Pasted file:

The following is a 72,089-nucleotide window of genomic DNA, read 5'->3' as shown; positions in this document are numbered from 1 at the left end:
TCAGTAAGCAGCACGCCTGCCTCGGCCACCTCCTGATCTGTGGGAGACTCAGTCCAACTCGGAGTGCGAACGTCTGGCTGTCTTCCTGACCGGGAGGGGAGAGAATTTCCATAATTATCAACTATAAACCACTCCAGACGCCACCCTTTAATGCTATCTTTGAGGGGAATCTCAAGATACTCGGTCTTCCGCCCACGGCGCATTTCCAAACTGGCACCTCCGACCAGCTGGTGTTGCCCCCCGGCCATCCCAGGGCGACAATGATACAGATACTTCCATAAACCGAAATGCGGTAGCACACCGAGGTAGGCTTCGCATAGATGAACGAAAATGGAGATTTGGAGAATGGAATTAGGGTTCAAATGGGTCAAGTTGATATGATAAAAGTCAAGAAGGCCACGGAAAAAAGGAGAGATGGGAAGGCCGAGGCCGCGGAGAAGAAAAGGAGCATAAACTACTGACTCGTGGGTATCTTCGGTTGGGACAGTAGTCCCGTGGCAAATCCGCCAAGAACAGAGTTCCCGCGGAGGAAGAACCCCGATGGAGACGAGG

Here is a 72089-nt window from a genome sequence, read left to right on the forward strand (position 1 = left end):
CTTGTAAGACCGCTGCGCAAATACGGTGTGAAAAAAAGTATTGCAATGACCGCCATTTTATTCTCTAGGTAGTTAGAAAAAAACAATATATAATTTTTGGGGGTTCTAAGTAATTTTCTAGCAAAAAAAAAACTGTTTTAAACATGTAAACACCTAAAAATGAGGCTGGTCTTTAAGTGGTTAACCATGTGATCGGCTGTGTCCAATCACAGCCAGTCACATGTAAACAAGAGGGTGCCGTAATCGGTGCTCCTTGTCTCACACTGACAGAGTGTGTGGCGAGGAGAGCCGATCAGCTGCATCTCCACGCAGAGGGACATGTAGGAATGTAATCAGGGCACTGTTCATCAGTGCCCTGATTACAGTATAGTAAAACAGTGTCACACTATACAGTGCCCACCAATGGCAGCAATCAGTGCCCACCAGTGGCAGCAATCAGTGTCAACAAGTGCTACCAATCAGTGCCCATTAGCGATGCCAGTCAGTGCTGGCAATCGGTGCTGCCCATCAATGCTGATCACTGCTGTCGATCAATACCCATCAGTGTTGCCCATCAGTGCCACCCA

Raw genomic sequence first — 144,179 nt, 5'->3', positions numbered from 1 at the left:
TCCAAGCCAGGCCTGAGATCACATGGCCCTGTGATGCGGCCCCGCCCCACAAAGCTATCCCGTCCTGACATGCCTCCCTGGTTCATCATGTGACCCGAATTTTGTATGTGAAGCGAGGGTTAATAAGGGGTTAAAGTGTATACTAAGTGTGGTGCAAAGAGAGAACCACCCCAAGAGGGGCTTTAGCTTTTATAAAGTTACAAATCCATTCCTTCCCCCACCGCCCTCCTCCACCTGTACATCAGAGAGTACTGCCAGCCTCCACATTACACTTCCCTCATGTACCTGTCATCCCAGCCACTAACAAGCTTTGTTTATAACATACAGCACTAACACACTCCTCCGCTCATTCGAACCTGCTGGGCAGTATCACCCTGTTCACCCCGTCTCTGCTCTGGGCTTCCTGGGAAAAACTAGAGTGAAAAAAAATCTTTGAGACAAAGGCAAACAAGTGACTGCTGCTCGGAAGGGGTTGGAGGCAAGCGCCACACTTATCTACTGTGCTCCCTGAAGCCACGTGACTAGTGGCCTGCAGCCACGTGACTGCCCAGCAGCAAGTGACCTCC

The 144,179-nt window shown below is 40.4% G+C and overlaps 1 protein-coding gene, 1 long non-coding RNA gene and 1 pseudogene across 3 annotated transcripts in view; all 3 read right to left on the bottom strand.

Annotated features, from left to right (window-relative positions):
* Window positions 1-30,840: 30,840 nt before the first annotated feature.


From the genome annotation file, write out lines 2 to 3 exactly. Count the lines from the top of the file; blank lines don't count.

TCAGTAAGCAGCACGCCTGCCTCGGCCACCTCCTGATCTGTGGGAGACTCAGTCCAACTCGGAGTGCGAACGTCTGGCTGTCTTCCTGACCGGGAGGGGAGAGAATTTCCATAATTATCAACTATAAACCACTCCAGACGCCACCCTTTAATGCTATCTTTGAGGGGAATCTCAAGATACTCGGTCTTCCGCCCACGGCGCATTTCCAAACTGGCACCTCCGACCAGCTGGTGTTGCCCCCCGGCCATCCCAGGGCGACAATGATACAGATACTTCCATAAACCGAAATGCGGTAGCACACCGAGGTAGGCTTCGCATAGATGAACGAAAATGGAGATTTGGAGAATGGAATTAGGGTTCAAATGGGTCAAGTTGATATGATAAAAGTCAAGAAGGCCACGGAAAAAAGGAGAGATGGGAAGGCCGAGGCCGCGGAGAAGAAAAGGAGCATAAACTACTGACTCGTGGGTATCTTCGGTTGGGACAGTAGTCCCGTGGCAAATCCGCCAAGAACAGAGTTCCCGCGGAGGAAGAACCCCGATGGAGACGAGG

Here is a 72089-nt window from a genome sequence, read left to right on the forward strand (position 1 = left end):